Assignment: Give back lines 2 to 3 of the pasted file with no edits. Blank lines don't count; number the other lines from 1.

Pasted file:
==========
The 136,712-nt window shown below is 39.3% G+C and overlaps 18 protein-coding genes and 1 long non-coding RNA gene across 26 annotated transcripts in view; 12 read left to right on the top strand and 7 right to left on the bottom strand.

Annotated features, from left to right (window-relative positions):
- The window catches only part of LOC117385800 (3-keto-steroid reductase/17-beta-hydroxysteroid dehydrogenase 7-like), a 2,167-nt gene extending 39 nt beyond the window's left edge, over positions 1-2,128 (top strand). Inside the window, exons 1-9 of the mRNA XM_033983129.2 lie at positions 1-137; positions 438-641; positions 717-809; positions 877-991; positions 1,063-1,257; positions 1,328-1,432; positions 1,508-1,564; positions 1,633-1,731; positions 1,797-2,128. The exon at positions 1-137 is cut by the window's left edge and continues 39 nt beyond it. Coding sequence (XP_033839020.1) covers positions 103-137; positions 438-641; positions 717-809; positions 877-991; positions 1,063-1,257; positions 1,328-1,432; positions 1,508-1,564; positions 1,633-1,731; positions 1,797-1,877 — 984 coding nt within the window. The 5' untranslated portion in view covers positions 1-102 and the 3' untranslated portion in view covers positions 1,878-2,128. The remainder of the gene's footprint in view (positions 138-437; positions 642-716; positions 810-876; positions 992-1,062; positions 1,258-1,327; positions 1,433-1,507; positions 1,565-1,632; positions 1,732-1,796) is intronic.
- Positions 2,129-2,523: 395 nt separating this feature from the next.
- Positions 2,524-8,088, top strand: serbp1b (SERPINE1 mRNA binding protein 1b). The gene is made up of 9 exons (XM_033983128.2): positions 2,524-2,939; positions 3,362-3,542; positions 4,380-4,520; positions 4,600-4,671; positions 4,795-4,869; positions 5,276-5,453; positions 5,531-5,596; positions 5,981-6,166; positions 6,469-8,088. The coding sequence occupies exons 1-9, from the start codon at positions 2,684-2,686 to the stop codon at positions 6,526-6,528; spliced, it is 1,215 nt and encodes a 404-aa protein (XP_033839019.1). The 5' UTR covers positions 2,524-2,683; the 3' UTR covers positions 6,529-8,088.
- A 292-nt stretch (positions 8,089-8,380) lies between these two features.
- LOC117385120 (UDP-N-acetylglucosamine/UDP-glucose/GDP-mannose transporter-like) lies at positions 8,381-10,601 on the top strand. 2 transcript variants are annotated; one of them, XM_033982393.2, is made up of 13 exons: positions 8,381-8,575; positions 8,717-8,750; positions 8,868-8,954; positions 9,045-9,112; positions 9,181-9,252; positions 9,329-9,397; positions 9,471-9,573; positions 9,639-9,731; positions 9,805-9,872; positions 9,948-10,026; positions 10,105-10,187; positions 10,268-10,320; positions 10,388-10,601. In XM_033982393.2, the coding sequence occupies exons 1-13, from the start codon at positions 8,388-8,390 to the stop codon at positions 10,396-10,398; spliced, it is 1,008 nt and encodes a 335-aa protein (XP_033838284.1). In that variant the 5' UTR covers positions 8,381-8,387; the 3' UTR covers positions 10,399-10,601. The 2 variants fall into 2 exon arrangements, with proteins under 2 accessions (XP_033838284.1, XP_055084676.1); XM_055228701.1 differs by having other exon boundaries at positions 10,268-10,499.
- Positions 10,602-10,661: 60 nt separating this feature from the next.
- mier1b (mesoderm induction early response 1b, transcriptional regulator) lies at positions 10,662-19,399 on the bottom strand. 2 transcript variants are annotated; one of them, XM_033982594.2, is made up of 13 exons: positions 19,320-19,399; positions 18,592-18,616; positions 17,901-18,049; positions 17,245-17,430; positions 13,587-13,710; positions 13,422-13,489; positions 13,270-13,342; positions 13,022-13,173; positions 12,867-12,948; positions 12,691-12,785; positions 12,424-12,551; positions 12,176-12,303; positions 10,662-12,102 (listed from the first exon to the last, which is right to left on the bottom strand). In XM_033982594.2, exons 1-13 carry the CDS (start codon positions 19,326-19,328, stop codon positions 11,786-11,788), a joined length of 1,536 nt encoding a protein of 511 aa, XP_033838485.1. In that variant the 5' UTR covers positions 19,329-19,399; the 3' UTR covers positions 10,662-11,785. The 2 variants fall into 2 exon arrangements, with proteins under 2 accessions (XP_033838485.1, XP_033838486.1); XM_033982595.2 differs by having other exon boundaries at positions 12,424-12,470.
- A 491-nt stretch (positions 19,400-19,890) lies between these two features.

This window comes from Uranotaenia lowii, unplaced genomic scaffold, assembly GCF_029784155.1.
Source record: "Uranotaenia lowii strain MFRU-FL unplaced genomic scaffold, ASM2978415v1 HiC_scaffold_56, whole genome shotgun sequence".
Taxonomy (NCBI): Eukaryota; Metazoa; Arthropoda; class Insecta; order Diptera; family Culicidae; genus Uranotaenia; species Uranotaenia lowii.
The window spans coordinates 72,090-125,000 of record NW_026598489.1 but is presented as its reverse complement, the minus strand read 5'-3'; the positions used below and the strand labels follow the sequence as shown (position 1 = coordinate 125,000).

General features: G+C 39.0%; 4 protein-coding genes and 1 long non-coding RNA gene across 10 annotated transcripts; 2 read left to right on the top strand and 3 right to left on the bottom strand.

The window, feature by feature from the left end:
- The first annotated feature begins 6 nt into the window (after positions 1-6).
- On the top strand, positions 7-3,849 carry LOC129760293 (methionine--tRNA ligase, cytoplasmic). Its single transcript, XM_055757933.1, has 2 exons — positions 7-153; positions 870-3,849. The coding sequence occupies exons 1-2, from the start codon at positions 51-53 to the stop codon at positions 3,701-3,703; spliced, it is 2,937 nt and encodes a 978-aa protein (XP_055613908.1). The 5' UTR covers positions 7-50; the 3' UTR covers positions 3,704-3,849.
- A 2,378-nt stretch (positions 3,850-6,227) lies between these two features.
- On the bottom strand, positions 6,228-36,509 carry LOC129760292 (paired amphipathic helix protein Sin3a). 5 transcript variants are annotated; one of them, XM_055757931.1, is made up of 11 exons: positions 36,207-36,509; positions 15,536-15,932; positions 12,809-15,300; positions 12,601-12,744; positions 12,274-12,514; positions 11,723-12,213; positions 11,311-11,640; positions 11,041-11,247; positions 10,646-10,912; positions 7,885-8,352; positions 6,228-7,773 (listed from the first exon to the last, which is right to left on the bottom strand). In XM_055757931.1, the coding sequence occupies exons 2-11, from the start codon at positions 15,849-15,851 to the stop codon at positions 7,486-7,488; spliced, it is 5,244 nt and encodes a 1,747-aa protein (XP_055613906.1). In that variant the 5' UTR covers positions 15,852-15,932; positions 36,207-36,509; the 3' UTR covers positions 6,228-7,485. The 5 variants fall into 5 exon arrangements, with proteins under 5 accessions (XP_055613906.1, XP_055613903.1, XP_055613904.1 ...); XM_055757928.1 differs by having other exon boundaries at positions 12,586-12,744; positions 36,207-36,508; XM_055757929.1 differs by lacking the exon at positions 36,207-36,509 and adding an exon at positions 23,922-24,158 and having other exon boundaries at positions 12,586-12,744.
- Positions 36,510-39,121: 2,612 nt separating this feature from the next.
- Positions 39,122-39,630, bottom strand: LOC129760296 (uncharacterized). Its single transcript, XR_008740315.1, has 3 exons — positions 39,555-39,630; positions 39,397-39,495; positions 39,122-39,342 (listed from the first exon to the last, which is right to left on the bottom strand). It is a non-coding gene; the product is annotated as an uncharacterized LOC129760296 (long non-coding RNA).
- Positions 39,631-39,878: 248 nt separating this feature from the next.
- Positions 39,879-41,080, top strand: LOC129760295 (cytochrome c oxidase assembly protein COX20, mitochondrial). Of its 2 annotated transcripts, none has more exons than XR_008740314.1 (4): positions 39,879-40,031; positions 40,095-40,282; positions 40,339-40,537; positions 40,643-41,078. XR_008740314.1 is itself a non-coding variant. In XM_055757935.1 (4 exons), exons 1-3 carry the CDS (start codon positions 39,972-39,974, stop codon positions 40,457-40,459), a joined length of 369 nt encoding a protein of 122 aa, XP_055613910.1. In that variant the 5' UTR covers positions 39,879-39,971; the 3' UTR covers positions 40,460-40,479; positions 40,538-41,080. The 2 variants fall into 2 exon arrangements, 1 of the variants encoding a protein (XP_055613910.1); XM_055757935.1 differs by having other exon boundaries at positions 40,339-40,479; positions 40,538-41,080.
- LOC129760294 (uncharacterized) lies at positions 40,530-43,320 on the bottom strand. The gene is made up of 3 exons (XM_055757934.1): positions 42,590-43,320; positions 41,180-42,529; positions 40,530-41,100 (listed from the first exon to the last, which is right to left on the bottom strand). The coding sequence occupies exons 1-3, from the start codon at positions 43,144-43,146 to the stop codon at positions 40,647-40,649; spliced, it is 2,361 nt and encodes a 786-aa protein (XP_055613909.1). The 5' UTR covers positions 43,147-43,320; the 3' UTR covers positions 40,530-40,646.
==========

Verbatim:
Annotated features, from left to right (window-relative positions):
- The window catches only part of LOC117385800 (3-keto-steroid reductase/17-beta-hydroxysteroid dehydrogenase 7-like), a 2,167-nt gene extending 39 nt beyond the window's left edge, over positions 1-2,128 (top strand). Inside the window, exons 1-9 of the mRNA XM_033983129.2 lie at positions 1-137; positions 438-641; positions 717-809; positions 877-991; positions 1,063-1,257; positions 1,328-1,432; positions 1,508-1,564; positions 1,633-1,731; positions 1,797-2,128. The exon at positions 1-137 is cut by the window's left edge and continues 39 nt beyond it. Coding sequence (XP_033839020.1) covers positions 103-137; positions 438-641; positions 717-809; positions 877-991; positions 1,063-1,257; positions 1,328-1,432; positions 1,508-1,564; positions 1,633-1,731; positions 1,797-1,877 — 984 coding nt within the window. The 5' untranslated portion in view covers positions 1-102 and the 3' untranslated portion in view covers positions 1,878-2,128. The remainder of the gene's footprint in view (positions 138-437; positions 642-716; positions 810-876; positions 992-1,062; positions 1,258-1,327; positions 1,433-1,507; positions 1,565-1,632; positions 1,732-1,796) is intronic.